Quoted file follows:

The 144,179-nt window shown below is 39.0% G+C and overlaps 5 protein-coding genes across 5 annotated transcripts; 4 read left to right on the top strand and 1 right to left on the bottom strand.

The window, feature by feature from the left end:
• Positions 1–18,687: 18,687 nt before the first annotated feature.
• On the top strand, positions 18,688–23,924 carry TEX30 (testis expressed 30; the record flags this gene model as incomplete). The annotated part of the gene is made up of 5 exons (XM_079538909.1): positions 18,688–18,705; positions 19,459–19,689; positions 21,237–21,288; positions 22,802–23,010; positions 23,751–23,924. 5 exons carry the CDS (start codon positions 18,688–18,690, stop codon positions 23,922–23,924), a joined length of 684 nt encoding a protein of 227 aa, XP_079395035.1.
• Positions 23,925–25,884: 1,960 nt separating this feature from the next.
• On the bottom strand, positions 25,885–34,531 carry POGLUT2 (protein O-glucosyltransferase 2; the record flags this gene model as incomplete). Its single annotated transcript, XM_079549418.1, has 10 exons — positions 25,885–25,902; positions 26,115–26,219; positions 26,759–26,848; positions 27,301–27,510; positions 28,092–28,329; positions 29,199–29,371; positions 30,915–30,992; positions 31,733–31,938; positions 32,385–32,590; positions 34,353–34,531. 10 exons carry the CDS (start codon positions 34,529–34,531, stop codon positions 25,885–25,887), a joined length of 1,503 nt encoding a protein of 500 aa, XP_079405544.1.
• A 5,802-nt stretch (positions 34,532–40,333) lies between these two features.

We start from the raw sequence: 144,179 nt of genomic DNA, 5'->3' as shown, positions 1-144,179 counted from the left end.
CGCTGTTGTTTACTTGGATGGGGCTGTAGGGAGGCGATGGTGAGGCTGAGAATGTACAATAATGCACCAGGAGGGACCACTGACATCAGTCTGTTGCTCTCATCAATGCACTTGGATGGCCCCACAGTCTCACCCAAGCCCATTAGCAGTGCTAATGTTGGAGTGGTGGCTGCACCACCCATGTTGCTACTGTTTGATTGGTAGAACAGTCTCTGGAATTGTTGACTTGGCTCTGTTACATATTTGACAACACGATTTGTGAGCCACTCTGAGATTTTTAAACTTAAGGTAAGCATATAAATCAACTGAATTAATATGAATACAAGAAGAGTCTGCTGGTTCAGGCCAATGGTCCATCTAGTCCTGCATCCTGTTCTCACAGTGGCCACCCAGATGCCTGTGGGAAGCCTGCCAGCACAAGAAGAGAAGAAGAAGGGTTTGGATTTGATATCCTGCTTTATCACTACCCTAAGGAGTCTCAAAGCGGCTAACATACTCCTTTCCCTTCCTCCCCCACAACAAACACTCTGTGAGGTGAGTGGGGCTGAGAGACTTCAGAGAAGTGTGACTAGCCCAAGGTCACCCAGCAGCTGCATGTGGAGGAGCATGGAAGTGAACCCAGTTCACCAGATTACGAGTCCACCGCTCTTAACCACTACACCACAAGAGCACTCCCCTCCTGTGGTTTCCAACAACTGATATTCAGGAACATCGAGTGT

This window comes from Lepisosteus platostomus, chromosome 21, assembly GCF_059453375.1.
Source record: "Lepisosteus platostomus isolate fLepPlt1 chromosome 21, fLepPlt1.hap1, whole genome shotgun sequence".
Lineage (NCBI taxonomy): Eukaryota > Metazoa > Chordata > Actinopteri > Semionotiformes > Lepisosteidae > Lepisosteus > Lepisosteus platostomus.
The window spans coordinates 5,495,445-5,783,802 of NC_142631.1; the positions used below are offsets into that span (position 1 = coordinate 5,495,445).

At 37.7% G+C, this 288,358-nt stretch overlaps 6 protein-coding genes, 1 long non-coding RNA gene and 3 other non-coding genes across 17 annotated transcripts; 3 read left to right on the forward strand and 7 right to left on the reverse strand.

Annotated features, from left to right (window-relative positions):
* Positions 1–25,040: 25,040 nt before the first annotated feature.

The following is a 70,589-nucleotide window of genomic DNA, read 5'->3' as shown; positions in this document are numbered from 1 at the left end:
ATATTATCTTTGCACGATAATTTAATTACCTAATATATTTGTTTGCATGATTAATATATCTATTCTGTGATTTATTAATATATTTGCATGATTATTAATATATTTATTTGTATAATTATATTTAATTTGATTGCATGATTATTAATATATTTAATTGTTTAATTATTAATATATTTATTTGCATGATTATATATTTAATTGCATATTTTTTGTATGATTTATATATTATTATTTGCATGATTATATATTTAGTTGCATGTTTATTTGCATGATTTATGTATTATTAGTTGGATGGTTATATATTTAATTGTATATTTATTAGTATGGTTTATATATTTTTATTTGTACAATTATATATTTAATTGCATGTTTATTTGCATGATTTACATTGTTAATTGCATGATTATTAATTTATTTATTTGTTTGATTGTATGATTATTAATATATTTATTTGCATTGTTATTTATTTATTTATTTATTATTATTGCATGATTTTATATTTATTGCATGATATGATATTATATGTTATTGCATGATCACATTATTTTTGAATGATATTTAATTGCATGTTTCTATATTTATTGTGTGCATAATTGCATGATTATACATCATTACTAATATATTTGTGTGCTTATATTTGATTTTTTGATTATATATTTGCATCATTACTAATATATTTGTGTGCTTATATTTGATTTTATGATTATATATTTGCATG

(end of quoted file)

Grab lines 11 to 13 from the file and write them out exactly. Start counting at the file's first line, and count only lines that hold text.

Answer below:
Source record: "Lepisosteus platostomus isolate fLepPlt1 chromosome 21, fLepPlt1.hap1, whole genome shotgun sequence".
Lineage (NCBI taxonomy): Eukaryota > Metazoa > Chordata > Actinopteri > Semionotiformes > Lepisosteidae > Lepisosteus > Lepisosteus platostomus.
The window spans coordinates 5,495,445-5,783,802 of NC_142631.1; the positions used below are offsets into that span (position 1 = coordinate 5,495,445).